optimal health in any of the important domains of health."
At the population level, the disease burden as measured by DALYs is
calculated by adding YLL to YLD. YLL uses the life expectancy at the
time of death. YLD is determined by the number of years disabled
weighted by level of disability caused by a disability or disease
using the formula:
YLD = I x DW x L
In this formula I = number of incident cases in the population, DW =
disability weight of specific condition, and L = average duration of
the case until remission or death (years). There is also a prevalence
(as opposed to incidence) based calculation for YLD. Premature death
is calculated by YLL = N x L, where N = number of deaths due to
condition, L = standard life expectancy at age of death (expectancy
– age at death).
Japanese life expectancy statistics are used as the standard for
measuring premature death, as the Japanese have the longest life
Some studies use DALYs calculated to place greater value on a year
lived as a young adult. This formula produces average values around
age 10 and age 55, a peak around age 25, and lowest values among very
young children and very old people.
A crucial distinction among DALY studies has been the use of
"age-weighting", in which the value of each year of life depends on
age; however, the
World Health Organization
World Health Organization has abandoned age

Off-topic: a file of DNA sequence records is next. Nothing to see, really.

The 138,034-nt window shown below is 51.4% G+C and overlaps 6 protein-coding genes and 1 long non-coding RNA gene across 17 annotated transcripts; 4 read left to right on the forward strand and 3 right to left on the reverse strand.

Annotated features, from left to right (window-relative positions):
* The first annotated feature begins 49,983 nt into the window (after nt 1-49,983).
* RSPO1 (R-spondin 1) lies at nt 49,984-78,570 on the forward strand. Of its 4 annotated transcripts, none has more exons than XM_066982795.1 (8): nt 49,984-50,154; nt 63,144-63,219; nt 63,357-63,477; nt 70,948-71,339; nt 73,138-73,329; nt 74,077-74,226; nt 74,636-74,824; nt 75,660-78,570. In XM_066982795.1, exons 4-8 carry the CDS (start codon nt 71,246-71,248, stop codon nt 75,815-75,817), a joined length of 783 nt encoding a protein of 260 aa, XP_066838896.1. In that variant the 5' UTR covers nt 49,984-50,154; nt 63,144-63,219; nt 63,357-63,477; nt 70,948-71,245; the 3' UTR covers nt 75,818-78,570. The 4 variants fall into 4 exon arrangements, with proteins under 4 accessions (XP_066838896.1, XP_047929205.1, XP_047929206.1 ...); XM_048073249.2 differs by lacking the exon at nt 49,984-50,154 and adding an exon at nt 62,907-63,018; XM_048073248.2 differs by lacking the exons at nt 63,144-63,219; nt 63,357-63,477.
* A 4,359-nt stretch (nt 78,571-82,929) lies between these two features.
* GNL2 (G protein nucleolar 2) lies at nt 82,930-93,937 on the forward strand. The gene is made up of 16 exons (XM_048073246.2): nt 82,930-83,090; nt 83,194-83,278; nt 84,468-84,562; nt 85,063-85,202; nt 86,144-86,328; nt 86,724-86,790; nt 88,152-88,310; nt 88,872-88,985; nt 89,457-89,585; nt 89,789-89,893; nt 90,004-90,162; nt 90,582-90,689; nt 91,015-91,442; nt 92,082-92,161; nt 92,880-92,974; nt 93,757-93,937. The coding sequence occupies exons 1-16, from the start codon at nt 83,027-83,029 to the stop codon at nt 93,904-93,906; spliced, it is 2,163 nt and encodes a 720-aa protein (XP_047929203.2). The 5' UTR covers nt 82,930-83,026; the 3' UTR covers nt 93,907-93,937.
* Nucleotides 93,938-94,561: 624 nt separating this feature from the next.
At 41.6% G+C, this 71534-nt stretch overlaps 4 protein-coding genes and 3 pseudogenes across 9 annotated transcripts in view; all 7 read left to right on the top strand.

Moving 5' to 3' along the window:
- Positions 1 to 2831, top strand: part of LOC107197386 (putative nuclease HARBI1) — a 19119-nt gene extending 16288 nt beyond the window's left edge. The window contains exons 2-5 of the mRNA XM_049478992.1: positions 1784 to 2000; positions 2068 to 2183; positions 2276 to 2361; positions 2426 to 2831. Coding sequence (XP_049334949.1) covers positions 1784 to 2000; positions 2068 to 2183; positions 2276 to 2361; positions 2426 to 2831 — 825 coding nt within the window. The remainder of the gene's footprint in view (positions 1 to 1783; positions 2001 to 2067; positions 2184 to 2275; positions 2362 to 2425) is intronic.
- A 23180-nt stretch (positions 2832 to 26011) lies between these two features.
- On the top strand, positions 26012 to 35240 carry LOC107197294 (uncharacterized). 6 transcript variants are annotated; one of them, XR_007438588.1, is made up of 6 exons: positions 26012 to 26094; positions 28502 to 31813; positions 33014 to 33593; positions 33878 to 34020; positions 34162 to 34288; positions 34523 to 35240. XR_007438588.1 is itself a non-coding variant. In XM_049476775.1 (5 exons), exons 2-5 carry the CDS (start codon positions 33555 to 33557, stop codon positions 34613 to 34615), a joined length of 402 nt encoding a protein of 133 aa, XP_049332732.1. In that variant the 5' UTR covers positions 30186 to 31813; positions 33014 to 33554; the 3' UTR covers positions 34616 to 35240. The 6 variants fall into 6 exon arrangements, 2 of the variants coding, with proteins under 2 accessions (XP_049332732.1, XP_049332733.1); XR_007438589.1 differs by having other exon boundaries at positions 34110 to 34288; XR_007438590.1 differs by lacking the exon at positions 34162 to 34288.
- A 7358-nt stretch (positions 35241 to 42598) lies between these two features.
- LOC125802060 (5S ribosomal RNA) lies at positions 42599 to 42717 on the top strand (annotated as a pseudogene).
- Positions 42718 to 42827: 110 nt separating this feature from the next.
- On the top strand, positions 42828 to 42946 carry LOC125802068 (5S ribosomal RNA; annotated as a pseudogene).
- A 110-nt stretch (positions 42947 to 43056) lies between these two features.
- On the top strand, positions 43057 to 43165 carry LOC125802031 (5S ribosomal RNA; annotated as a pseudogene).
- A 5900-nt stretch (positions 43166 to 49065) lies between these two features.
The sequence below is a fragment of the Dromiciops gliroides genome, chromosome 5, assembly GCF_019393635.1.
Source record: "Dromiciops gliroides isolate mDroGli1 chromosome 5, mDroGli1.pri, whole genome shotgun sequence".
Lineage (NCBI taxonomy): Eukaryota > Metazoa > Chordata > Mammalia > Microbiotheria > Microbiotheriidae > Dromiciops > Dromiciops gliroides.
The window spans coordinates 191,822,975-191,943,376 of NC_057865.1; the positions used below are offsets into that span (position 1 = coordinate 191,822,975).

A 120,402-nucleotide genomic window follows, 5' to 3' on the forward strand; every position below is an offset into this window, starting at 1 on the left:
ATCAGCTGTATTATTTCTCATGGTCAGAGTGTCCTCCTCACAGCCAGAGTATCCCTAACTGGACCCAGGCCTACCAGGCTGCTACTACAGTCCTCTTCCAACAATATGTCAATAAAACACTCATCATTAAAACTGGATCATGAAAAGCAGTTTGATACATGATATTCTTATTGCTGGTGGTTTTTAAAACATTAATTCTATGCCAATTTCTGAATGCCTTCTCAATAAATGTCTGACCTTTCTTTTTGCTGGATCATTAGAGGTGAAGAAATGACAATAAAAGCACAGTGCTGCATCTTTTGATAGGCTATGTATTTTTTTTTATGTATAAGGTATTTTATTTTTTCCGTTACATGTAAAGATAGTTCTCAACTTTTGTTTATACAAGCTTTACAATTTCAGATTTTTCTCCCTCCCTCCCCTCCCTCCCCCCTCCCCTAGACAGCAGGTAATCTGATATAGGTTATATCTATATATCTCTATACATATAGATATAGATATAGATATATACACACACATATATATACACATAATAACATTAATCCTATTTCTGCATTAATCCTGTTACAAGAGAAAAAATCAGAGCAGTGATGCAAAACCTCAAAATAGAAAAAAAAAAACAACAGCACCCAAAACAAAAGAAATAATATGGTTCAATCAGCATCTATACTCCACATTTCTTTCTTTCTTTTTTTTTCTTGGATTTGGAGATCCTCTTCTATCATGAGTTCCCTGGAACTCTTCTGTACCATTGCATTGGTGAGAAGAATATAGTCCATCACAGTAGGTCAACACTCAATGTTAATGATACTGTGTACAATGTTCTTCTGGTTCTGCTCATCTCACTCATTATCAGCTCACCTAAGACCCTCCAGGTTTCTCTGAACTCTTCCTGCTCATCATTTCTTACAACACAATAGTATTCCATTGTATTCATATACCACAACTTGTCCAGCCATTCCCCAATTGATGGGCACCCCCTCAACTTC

weighting and time discounting in DALYs since 2010.
There are two components to this differential accounting of time:
age-weighting and time-discounting. Age-weighting is based on the
theory of human capital. Commonly, years lived as a young adult are
valued more highly than years spent as a young child or older adult,
as these are years of peak productivity. Age-weighting receives
considerable criticism for valuing young adults at the expense of
children and the old. Some criticize, while others rationalize, this
as reflecting society's interest in productivity and receiving a
return on its investment in raising children. This age-weighting
system means that somebody disabled at 30 years of age, for ten years,
would be measured as having a higher loss of DALYs (a greater burden
of disease), than somebody disabled by the same disease or injury at
the age of 70 for ten years.
This age-weighting function is by no means a universal methodology in
HALY studies, but is common when using DALYs. Cost-effectiveness
studies using QALYs, for example, do not discount time at different
ages differently. This age-weighting function applies only to the
calculation of DALYs lost due to disability. Years lost to premature
death are determined from the age at death and life expectancy.
Global Burden of Disease Study (GBD) 2001–2002 counted
disability adjusted life years equally for all ages, but the GBD 1990
and GBD 2004 studies used the formula
displaystyle W=0.1658Ye^ -0.04Y
is the age at which the year is lived and